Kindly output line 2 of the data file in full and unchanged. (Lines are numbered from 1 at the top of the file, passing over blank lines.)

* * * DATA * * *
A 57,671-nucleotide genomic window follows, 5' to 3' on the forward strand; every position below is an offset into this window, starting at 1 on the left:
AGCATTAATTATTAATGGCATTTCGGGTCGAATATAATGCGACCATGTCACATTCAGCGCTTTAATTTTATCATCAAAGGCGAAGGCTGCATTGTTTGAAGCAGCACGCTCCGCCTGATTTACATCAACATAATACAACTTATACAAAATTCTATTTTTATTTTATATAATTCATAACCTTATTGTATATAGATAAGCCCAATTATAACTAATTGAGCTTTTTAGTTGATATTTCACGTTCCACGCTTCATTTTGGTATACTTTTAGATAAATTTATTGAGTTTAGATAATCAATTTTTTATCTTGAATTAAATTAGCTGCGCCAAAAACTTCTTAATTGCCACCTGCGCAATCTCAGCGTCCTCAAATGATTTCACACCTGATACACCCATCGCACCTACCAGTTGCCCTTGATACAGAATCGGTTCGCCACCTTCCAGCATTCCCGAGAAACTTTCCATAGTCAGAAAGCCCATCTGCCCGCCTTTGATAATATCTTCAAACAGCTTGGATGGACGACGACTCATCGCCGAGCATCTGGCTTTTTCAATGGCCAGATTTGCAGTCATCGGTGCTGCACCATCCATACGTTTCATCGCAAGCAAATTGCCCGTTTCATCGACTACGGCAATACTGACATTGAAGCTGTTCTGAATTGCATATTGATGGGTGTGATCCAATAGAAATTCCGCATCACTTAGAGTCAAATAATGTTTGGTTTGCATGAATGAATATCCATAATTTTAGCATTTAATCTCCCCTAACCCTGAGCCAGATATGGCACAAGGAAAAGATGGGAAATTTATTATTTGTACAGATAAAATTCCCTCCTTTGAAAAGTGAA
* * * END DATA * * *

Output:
AGCATTAATTATTAATGGCATTTCGGGTCGAATATAATGCGACCATGTCACATTCAGCGCTTTAATTTTATCATCAAAGGCGAAGGCTGCATTGTTTGAAGCAGCACGCTCCGCCTGATTTACATCAACATAATACAACTTATACAAAATTCTATTTTTATTTTATATAATTCATAACCTTATTGTATATAGATAAGCCCAATTATAACTAATTGAGCTTTTTAGTTGATATTTCACGTTCCACGCTTCATTTTGGTATACTTTTAGATAAATTTATTGAGTTTAGATAATCAATTTTTTATCTTGAATTAAATTAGCTGCGCCAAAAACTTCTTAATTGCCACCTGCGCAATCTCAGCGTCCTCAAATGATTTCACACCTGATACACCCATCGCACCTACCAGTTGCCCTTGATACAGAATCGGTTCGCCACCTTCCAGCATTCCCGAGAAACTTTCCATAGTCAGAAAGCCCATCTGCCCGCCTTTGATAATATCTTCAAACAGCTTGGATGGACGACGACTCATCGCCGAGCATCTGGCTTTTTCAATGGCCAGATTTGCAGTCATCGGTGCTGCACCATCCATACGTTTCATCGCAAGCAAATTGCCCGTTTCATCGACTACGGCAATACTGACATTGAAGCTGTTCTGAATTGCATATTGATGGGTGTGATCCAATAGAAATTCCGCATCACTTAGAGTCAAATAATGTTTGGTTTGCATGAATGAATATCCATAATTTTAGCATTTAATCTCCCCTAACCCTGAGCCAGATATGGCACAAGGAAAAGATGGGAAATTTATTATTTGTACAGATAAAATTCCCTCCTTTGAAAAGTGAA